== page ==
WASHINGTON -- On Aug. 4, 1998, Congress cleared H.R. 1151 to the White House; three days later, President Bill Clinton signed the legislation into law as The Credit Unions Membership Access Act.
This year marks the 10th anniversary of the passage of the bill--a turning point for the credit union industry, which has had lasting effects on more than 87 million CU members worldwide.
Then, as now, the events surrounding the fight to pass the bill evoke strong memories of those involved in the battle, and an even stronger resolve to right the problems that CUMAA created.
CUMAA had its genesis in the lawsuit, First National Bank & Trust Co. et al, vs. NCUA, which made it all the way to the Supreme Court.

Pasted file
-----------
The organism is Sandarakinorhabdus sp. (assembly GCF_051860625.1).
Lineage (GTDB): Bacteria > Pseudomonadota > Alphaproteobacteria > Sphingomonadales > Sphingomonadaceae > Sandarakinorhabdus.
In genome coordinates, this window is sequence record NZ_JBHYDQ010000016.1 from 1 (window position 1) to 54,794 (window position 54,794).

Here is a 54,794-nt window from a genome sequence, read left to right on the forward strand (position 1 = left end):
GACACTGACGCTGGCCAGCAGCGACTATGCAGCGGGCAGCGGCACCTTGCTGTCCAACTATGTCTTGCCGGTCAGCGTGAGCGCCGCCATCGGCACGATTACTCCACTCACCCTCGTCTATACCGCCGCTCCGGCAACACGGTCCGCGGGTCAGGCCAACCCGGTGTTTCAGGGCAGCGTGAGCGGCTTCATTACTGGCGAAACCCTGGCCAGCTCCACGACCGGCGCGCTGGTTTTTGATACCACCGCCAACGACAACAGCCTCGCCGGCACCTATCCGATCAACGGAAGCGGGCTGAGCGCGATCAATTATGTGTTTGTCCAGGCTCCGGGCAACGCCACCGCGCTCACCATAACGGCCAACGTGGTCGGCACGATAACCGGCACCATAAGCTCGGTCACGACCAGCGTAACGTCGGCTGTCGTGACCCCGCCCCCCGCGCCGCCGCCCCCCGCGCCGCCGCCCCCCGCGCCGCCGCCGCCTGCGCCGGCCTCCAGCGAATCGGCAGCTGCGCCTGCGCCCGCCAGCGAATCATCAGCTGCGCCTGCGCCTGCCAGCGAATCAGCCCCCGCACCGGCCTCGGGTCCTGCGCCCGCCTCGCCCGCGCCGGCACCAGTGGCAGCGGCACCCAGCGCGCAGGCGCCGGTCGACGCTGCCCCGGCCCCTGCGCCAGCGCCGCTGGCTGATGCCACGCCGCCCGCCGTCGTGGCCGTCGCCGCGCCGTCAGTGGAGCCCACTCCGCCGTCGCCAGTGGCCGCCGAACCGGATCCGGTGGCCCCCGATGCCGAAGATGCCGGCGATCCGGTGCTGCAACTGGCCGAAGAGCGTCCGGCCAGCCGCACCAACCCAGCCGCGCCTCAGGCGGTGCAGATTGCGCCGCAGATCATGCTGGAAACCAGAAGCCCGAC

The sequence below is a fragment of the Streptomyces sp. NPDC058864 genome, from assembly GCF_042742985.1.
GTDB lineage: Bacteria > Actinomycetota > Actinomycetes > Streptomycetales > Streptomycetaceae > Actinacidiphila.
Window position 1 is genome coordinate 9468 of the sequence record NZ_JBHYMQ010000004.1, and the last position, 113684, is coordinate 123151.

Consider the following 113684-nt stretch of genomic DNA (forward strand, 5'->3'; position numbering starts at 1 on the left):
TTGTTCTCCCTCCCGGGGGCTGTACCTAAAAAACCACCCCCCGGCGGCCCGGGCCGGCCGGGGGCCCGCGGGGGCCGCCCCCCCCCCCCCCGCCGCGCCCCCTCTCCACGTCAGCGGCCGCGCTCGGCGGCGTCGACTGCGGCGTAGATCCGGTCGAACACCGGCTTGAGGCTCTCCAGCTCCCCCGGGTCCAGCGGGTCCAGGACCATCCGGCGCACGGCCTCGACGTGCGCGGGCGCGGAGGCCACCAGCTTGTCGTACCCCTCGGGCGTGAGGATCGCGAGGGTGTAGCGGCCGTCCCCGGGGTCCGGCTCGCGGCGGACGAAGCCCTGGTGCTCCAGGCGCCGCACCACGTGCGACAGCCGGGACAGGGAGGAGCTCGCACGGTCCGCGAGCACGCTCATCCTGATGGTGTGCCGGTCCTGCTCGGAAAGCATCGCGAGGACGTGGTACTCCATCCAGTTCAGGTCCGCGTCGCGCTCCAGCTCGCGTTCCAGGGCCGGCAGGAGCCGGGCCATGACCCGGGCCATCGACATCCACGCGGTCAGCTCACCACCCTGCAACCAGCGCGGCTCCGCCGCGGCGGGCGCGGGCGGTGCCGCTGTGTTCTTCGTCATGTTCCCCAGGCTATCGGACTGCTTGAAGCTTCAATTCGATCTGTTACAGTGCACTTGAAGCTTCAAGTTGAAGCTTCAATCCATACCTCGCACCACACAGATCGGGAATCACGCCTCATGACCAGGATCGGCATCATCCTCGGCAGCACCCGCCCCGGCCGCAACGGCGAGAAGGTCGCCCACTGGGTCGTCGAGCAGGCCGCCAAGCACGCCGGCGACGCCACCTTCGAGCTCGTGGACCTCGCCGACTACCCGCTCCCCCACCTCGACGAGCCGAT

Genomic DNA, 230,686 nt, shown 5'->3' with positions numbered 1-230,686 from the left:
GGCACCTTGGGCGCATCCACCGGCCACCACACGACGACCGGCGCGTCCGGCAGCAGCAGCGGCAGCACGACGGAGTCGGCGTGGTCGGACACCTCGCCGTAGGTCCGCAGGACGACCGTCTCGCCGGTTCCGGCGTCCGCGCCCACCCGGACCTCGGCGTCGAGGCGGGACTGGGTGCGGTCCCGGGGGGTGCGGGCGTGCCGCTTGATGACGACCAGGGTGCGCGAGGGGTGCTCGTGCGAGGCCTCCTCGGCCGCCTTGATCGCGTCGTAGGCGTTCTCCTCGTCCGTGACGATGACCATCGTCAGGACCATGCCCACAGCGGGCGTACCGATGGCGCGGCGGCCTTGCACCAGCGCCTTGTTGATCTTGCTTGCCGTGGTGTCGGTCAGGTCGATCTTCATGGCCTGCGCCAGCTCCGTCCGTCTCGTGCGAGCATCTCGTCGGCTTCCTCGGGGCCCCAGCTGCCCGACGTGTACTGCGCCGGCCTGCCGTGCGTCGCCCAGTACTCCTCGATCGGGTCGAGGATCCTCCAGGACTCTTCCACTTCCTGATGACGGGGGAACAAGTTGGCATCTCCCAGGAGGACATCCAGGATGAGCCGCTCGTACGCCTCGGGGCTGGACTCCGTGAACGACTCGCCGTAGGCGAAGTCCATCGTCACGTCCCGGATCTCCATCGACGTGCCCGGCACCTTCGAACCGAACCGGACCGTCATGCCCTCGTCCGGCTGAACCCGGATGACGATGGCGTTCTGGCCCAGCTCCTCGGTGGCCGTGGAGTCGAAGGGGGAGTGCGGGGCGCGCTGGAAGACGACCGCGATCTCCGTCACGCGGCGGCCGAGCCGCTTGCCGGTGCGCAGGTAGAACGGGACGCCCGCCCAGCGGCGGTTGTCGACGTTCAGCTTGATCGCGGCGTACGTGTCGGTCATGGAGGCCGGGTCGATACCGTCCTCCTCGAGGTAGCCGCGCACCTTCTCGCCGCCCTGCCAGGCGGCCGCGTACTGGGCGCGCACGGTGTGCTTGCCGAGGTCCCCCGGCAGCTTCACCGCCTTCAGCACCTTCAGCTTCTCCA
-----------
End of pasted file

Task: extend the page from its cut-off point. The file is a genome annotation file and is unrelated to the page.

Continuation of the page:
The suit the bankers brought challenged the rule that allows credit unions to have multiple common bonds among their field of membership. Realizing that an unfavorable outcome could cause millions of CU members to forfeit their credit union membership, major industry trade associations NAFCU and CUNA filed amicus briefs to support NCUA's position. Whether or not they knew it, a war had begun. Credit unions fought the bankers at every turn, until eventually the suit ended up in the U.S. Supreme Court, which issued its verdict at the tail end of February 1998.
Eric Richard, senior vice president and general counsel at CUNA recalled, "The decision was due to come down during our Governmental Affairs Conference, our biggest meeting of the year. Sitting Justices for the majority were Justice Clarence Thomas, Justices [William] Rehnquist, [Anthony] Kennedy, [Antonin] Scalia and [Ruth Bader] Ginsburg. Justices for the minority were [Sandra Day] O'Connor, [David] Souter, [Steven] Breyer and [John Paul] Stevens. The general feeling in the movement at the time was that the outcome would be favorable.
The Newt Gingrich Factor